There are two fields in which are not  generally thought of as being linked: microbial ecology and cancer research.  When we think of microbial ecology, we think of agricultural soil enrichment, marine ecology, air quality, nutrient recycling, species interaction,  diversity and all that jazz. Not of cancer though. But in the past five years we have amassed more genomic DNA data than we have in the 50 years preceding them, including data from cancer tissue and associated bacteria. These data are beginning to show us that that the links between microbial populations and cancer are more prevalent, complex and intimate than we thought. Bacteria, as microbiologists keep repeating ad nauseam, make up 90% of the cellular population of our bodies (the extra 10% are, well, us).  Following metagenomic sequencing, human microbial flora have been shown to affect conditions as varied as obesity, metabolic disease (including diabetes)  infant growth and colorectal cancer — all of which we have not associated with bacteria until recently. As a result the people who study bacteria, and the people who study cancer are working together more than ever before. Last year, a study in Science  led by a group from the University of North Carolina Chapel Hill, has shown a clear mechanistic link between microbial communities, inflammation, and colorectal cancer. In a nutshell, their study suggests that the following sequence of events takes place: 1) inflammation disturbs gut ecosystems; 2) this disturbance to conditions that allow pathogens to invade the gut; 3) the pathogens damage the host cells increasing the risk of the development of colorectal cancer. The study used mice that lacked the gene that makes Interleukin-10 (IL-10). IL-10 suppresses the inflammatory response, and IL10-deficient mice (IL10-/-) are genetically prone to gut inflammation.  The team compared bacterial communities in the inflamed guts of IL10-/- mice with those in healthy normal (“wild type”) mice. They found that the diversity of different kinds of bacteria was significantly lower in the IL10-/- mice. But the team found little difference in microbial diversity between mice that simply had inflammation and those that had inflammation and cancer, indicating that the inflammation was the critical factor affecting bacterial populations, reducing the diversity of bacteria in the colon. In fact, one major species to shoot up and dominate the inflamed gut was E. coli, another was Enterobacter faecalis. But IL10-/- mice that were inoculated with E. faecalis only rarely developed cancer, while 80% of the group with E. coli did. Specifically, E. coli strain NC101 was foind to be the culprit. The NC101 strain has a cluster of genes under the name of “pks island”. In 2010 a group from Toulouse found that pks island genes cause cellular replication and DNA damage in the host: the harbingers of cancer.  The UNC researchers colonized a mouse gut cell-line with E. coli that had the pks genes, and with E. coli lacking the pks genes. The inflammation remained, but the cells inoculated with E. coli without the pks developed fewer tumors. While mice take longer to develop tumors, the researchers saw 80% more DNA damaged cells in gut cells of IL10-/- mice inoculated with E. coli that had pks genes, versus those that were associated with E. coli without the pks genes.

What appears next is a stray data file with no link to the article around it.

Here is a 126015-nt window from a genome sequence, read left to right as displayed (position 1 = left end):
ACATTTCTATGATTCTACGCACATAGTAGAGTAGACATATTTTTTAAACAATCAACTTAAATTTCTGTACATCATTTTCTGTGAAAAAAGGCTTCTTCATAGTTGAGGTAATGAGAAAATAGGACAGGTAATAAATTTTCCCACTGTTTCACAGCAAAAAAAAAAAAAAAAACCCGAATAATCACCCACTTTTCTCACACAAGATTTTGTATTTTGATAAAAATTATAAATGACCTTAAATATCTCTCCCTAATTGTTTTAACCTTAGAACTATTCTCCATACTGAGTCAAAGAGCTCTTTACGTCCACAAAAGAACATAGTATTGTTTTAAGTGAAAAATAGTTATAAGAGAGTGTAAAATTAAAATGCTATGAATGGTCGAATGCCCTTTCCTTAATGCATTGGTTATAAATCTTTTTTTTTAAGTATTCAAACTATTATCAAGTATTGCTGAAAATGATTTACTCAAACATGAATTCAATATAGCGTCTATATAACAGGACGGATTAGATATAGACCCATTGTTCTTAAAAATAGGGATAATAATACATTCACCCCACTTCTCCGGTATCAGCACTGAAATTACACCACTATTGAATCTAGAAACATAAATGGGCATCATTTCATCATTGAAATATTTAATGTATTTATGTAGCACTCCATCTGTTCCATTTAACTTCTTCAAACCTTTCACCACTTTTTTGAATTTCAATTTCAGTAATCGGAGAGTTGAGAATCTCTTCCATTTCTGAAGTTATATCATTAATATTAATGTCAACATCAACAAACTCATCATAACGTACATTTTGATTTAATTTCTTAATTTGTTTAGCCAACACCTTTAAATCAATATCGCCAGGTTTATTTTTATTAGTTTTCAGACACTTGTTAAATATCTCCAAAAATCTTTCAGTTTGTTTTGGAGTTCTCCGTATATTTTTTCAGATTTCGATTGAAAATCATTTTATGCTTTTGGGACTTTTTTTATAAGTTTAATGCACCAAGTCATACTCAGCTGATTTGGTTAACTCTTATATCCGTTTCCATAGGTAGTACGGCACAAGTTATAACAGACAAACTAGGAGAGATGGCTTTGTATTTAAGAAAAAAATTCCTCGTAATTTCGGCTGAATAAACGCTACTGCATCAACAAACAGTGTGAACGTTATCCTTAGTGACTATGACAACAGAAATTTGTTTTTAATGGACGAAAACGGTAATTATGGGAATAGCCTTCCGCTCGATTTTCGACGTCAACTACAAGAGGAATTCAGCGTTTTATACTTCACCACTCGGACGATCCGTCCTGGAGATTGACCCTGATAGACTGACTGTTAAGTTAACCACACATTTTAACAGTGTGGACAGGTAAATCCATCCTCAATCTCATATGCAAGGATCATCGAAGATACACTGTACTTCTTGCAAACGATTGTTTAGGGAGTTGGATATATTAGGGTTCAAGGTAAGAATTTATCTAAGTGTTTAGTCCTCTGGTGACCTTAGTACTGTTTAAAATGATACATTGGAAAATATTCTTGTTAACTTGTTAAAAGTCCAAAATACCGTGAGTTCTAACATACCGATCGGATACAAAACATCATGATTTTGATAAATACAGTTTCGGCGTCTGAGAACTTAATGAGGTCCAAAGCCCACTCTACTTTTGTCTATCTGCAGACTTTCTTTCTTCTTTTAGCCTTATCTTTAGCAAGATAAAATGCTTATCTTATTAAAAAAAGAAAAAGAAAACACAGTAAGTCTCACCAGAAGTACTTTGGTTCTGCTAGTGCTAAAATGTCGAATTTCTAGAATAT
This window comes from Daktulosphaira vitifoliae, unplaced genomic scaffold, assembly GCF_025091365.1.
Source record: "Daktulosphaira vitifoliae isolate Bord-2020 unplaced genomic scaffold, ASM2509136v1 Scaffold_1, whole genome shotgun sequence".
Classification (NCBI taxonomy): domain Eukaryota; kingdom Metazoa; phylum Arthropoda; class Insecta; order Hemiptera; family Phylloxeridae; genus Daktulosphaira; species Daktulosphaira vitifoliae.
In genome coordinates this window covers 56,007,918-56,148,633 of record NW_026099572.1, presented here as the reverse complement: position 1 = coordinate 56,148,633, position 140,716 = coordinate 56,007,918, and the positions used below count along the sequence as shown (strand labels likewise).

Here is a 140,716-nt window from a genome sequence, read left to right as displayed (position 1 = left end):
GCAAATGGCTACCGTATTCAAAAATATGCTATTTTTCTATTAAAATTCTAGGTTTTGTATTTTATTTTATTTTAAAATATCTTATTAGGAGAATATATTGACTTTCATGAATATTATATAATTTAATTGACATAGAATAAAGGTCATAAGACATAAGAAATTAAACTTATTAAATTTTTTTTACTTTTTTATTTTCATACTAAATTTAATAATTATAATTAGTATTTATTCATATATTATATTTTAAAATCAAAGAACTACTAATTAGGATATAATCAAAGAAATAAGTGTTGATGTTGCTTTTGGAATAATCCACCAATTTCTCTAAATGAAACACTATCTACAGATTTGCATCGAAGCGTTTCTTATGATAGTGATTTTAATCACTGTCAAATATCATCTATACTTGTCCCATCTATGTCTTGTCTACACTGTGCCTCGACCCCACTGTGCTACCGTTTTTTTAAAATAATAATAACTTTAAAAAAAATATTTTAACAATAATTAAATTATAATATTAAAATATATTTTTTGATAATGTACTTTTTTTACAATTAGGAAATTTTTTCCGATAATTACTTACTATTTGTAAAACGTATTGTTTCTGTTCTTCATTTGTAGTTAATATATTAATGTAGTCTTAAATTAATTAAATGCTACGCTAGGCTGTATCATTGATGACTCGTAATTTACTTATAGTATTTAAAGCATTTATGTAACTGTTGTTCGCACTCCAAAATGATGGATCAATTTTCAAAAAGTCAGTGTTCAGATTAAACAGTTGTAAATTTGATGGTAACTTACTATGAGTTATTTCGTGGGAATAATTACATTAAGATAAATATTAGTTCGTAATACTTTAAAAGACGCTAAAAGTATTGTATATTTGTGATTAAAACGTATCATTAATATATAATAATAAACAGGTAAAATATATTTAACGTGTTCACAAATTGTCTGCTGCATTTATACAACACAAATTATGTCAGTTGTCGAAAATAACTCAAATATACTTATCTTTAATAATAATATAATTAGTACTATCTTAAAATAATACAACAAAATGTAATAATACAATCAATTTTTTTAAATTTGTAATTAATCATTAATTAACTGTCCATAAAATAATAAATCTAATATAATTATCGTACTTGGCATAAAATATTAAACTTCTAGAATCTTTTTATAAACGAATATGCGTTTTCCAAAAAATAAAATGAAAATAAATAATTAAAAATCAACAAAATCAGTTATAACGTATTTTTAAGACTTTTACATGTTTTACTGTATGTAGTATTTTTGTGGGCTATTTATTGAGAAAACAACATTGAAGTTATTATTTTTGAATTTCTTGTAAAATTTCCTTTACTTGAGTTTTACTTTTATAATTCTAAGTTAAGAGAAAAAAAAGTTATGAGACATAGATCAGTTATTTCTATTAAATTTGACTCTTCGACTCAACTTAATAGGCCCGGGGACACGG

Bacterial DNA in Cancer Cells